Voter turnout is expected to be low. 10 to 12 percent by some estimates, which is honestly pathetic. You can’t turn on the television or radio (unless you consume ONLY public broadcasting) without seeing and hearing endless commercials either lauding or lambasting the candidates. The local media has done it’s part to inform people about the candidates, some more favorably than others, it seems. I was fortunate enough to moderate one discussion among all four, and one in which three participated. I do love being involved in the process. I think one of the things I miss most about my former position is that I did a lot of that. One of my ongoing career goals is to find a way that allows me to do it again.

But think about it. People complain about government. At every level. “Those Guys Never Do What I Think They Should,”  is a common refrain. But when you ask them if they voted, the get defensive, or look at you like you’re from Mars. Lots of people turn out for the big national or state elections, but when it comes to a special election which can determine incumbency for the upcoming normal cycle, they don’t bother. And by the time there’s an incumbent, it’s often too late.

So, I’ve done my part. I’ve tried to do my part to impartially give candidates a forum in which to express their views, and by all reviews I’ve been successful at that, and I’ve gone to vote. And I’ve encouraged others to vote. Of course I hope they vote for the people I support, but I really just hope they vote. At least the informed folks. Sometimes I think anyone voting on name recognition alone should just stay home, but that’s not democracy either. If more people get out and vote, at least we’ll have a true sense of the “will of the people”, and not an election decided by a fraction of the eligible voters.

So if you’re eligible, take 10 minutes Tuesday and go vote. The lines (sadly) won’t be long and the ballot is short, one or two races. Badda-bing badda-boom … and you’ll be done.

And get ready, because with State elections in 2010 and local races in 2011, we’re only at the start of a long political season.

For those of you in far flung places that don’t have an election today, wake up, pay attention, and know when your next opportunity to vote is rolling around. Learn about the issues and the candidates, and make your voice heard. Better yet, pick someone that you agree with and get involved. An informed, involved electorate is the key to good government (unless you think that phrase is an oxymoron). The folks in city halls, state capitals, and Washington D.C. are supposedly there to represent you. The only way you can be sure that happens it to be involved in the process.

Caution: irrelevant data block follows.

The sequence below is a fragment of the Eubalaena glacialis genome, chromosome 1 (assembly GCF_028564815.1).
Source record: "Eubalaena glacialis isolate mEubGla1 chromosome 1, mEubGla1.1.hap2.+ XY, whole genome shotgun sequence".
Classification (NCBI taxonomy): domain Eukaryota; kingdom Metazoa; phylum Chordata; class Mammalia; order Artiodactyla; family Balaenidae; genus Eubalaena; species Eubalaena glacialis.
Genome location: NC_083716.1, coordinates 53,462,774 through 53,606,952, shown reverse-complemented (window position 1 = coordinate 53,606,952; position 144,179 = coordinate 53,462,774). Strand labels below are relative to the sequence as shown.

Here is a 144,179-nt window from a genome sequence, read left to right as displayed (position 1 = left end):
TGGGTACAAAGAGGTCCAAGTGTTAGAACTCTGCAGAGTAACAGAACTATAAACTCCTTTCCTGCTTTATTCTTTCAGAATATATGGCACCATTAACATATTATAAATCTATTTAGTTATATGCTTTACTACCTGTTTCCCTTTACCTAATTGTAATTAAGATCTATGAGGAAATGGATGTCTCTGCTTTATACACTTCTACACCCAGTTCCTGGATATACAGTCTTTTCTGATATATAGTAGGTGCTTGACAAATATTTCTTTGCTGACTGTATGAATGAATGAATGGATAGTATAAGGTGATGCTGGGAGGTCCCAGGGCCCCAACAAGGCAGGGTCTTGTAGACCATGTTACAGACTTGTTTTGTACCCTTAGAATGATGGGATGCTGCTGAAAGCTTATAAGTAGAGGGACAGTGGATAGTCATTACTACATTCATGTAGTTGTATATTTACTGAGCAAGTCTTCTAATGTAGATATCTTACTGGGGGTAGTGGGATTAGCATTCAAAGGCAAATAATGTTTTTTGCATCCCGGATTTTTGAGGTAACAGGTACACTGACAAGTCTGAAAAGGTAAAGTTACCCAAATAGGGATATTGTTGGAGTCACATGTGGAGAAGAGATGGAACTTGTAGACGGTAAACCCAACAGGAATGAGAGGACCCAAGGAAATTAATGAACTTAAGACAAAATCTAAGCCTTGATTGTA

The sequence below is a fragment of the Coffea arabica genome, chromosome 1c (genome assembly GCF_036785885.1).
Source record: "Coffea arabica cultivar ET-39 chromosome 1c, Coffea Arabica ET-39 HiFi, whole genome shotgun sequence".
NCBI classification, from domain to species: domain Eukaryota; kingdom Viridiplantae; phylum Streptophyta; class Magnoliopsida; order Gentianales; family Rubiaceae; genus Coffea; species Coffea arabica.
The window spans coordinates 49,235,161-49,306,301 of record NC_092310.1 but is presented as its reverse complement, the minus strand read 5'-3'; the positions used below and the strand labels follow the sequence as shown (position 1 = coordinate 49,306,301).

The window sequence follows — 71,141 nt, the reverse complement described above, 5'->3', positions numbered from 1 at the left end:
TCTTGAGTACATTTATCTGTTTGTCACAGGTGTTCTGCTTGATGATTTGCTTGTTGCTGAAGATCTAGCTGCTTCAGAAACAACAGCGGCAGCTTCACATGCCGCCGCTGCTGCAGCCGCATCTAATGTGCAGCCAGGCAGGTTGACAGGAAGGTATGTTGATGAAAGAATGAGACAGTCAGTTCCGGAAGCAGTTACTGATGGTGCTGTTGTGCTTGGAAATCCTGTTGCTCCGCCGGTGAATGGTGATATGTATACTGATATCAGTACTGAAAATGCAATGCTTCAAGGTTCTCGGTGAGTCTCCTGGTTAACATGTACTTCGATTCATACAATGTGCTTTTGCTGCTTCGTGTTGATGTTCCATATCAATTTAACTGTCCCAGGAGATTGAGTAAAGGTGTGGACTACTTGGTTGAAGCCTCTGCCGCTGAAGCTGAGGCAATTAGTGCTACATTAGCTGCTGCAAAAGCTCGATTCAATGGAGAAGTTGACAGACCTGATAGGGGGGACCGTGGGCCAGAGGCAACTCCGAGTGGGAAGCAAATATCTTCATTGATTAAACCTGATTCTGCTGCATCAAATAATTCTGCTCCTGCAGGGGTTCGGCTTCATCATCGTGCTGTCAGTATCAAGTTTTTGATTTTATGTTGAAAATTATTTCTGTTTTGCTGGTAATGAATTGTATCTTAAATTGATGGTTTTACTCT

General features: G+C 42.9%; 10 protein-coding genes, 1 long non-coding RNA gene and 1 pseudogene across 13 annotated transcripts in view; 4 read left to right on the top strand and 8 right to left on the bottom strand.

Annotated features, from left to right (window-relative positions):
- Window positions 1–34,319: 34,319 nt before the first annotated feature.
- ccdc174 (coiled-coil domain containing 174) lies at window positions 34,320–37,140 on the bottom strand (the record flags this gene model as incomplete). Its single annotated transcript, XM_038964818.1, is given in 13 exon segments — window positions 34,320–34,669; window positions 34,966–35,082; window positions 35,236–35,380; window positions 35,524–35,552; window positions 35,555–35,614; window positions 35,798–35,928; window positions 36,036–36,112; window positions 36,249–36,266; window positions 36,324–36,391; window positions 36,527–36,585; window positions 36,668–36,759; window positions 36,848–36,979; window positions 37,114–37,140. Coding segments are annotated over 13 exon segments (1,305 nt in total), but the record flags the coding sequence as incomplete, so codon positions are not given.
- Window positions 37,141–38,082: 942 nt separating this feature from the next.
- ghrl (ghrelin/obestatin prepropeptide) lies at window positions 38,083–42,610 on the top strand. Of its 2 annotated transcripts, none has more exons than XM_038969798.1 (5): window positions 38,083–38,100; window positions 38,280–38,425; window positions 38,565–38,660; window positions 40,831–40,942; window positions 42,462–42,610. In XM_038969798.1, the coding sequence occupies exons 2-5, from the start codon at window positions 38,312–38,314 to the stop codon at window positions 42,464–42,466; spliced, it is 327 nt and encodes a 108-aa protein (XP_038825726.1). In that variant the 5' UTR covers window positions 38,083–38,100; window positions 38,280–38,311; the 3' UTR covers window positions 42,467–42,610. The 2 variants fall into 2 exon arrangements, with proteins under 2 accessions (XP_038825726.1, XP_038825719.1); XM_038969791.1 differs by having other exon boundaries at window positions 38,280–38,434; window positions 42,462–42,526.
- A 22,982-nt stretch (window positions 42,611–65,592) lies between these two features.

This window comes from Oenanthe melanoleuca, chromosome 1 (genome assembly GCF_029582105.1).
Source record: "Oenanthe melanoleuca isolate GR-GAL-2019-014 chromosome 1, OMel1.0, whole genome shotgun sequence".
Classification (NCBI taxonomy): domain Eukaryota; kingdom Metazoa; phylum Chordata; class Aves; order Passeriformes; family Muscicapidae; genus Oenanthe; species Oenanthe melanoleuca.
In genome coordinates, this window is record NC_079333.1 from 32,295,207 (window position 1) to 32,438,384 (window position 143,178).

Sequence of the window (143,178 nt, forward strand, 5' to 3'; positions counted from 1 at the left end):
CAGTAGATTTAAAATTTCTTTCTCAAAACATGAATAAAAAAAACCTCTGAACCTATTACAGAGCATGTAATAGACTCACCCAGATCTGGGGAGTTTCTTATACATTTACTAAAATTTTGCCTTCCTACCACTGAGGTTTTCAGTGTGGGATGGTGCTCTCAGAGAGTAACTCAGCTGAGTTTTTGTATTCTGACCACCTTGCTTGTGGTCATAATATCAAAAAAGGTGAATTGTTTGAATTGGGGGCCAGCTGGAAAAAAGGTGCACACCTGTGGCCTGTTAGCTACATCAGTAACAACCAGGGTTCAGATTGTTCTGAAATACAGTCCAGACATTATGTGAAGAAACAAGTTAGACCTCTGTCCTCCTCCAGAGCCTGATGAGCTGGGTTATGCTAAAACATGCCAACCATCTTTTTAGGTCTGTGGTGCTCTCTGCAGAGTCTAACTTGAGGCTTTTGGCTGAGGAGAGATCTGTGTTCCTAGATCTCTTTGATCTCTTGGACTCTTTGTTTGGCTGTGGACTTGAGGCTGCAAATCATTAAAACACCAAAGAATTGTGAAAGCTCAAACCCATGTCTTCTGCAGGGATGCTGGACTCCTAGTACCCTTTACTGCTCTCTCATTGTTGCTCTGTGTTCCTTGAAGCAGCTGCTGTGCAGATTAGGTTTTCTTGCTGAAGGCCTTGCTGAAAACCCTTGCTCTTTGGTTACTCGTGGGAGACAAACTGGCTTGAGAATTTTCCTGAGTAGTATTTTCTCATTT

Go Vote. You’ll be glad you did.



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Filed under Beach Living, Democracy, Elections, Life, Politics, Thoughts, Voting

Northeast Florida Power Drought


As statewide races begin to shape up for United State Senate, Governor, Attorney General, and CFO … a disturbing trend seems to be forming.  None of the  candidates being prominently mentioned in the media is from Northeast Florida.


Early polling shows Governor Crist as the odds-on favorite to replace Mel Martinez in the U.S. Senate, though many more conservative Republicans are furious that the state party seemed to be picking sides even before the campaign begins.  crist-rubio Miami Republican Marco Rubio, fresh from his stint as the Speaker of the Florida House, will also seek the seat, and from a more conservative vantage than will Crist.  But Rubio, by all accounts, faces an uphill battle in name recognition, and Crist is riding a wave of almost unprecedented popularity for this point in his term as Governor.  His time spent with John McCain, depending on your point of view, was either a brilliant move in building name recognition or an unabashed run to be McCains’ running mate.  Should Crist win the Senate seat, don’t be surprised to see him make a bid for the White House after one or two terms.Sink-mccollum

The principal candidates to replace Crist in the Governor’s Mansion are Democrat Alex Sink and Republican Bill McCollom.   Both call the I-4 corridor home … Sink is from Thonotosassa, and McCollom is from Longwood.  The I-4 corridor is in some ways Florida’s most purple region, and pivotal in any statewide election.

Agriculture Commissioner Charles Bronson initially considered a run for Governor, but announced this week that he would not seek the seat.  He, too, is from Central Florida.

That leaves both the CFO and Attorney General seats open on the Cabinet.  Lieutenant Governor Jeff Kottkamp (Tampa) as said he’d consider the AG’s office, though that race will likely take a while to shake out.  Senate President Jeff Atwater (West Palm Beach) indicated his interest in the position of Chief Financial Officer … but there will likely be many names floated for that race as well.